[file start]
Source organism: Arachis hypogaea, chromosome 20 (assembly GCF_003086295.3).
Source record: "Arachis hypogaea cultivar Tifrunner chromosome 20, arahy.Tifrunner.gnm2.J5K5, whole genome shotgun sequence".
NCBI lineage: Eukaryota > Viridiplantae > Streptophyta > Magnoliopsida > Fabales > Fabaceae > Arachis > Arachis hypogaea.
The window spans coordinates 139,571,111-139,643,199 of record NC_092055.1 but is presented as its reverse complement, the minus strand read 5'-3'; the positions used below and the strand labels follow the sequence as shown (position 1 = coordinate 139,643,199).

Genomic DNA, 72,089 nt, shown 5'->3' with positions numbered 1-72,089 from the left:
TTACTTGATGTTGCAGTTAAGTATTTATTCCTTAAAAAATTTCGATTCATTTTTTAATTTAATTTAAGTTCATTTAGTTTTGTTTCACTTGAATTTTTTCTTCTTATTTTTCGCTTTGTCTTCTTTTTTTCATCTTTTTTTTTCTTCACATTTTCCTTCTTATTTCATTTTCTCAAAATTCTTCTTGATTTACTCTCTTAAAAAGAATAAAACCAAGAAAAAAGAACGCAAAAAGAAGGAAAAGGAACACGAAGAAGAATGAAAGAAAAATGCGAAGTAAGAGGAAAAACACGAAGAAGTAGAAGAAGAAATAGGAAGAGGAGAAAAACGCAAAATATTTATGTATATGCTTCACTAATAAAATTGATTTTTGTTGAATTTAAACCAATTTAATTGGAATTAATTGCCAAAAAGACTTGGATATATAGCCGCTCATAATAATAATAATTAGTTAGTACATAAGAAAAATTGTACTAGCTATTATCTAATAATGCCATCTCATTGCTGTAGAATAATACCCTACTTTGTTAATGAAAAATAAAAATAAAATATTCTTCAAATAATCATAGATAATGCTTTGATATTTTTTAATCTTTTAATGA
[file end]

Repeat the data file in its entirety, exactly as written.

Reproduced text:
Source organism: Arachis hypogaea, chromosome 20 (assembly GCF_003086295.3).
Source record: "Arachis hypogaea cultivar Tifrunner chromosome 20, arahy.Tifrunner.gnm2.J5K5, whole genome shotgun sequence".
NCBI lineage: Eukaryota > Viridiplantae > Streptophyta > Magnoliopsida > Fabales > Fabaceae > Arachis > Arachis hypogaea.
The window spans coordinates 139,571,111-139,643,199 of record NC_092055.1 but is presented as its reverse complement, the minus strand read 5'-3'; the positions used below and the strand labels follow the sequence as shown (position 1 = coordinate 139,643,199).

Genomic DNA, 72,089 nt, shown 5'->3' with positions numbered 1-72,089 from the left:
TTACTTGATGTTGCAGTTAAGTATTTATTCCTTAAAAAATTTCGATTCATTTTTTAATTTAATTTAAGTTCATTTAGTTTTGTTTCACTTGAATTTTTTCTTCTTATTTTTCGCTTTGTCTTCTTTTTTTCATCTTTTTTTTTCTTCACATTTTCCTTCTTATTTCATTTTCTCAAAATTCTTCTTGATTTACTCTCTTAAAAAGAATAAAACCAAGAAAAAAGAACGCAAAAAGAAGGAAAAGGAACACGAAGAAGAATGAAAGAAAAATGCGAAGTAAGAGGAAAAACACGAAGAAGTAGAAGAAGAAATAGGAAGAGGAGAAAAACGCAAAATATTTATGTATATGCTTCACTAATAAAATTGATTTTTGTTGAATTTAAACCAATTTAATTGGAATTAATTGCCAAAAAGACTTGGATATATAGCCGCTCATAATAATAATAATTAGTTAGTACATAAGAAAAATTGTACTAGCTATTATCTAATAATGCCATCTCATTGCTGTAGAATAATACCCTACTTTGTTAATGAAAAATAAAAATAAAATATTCTTCAAATAATCATAGATAATGCTTTGATATTTTTTAATCTTTTAATGA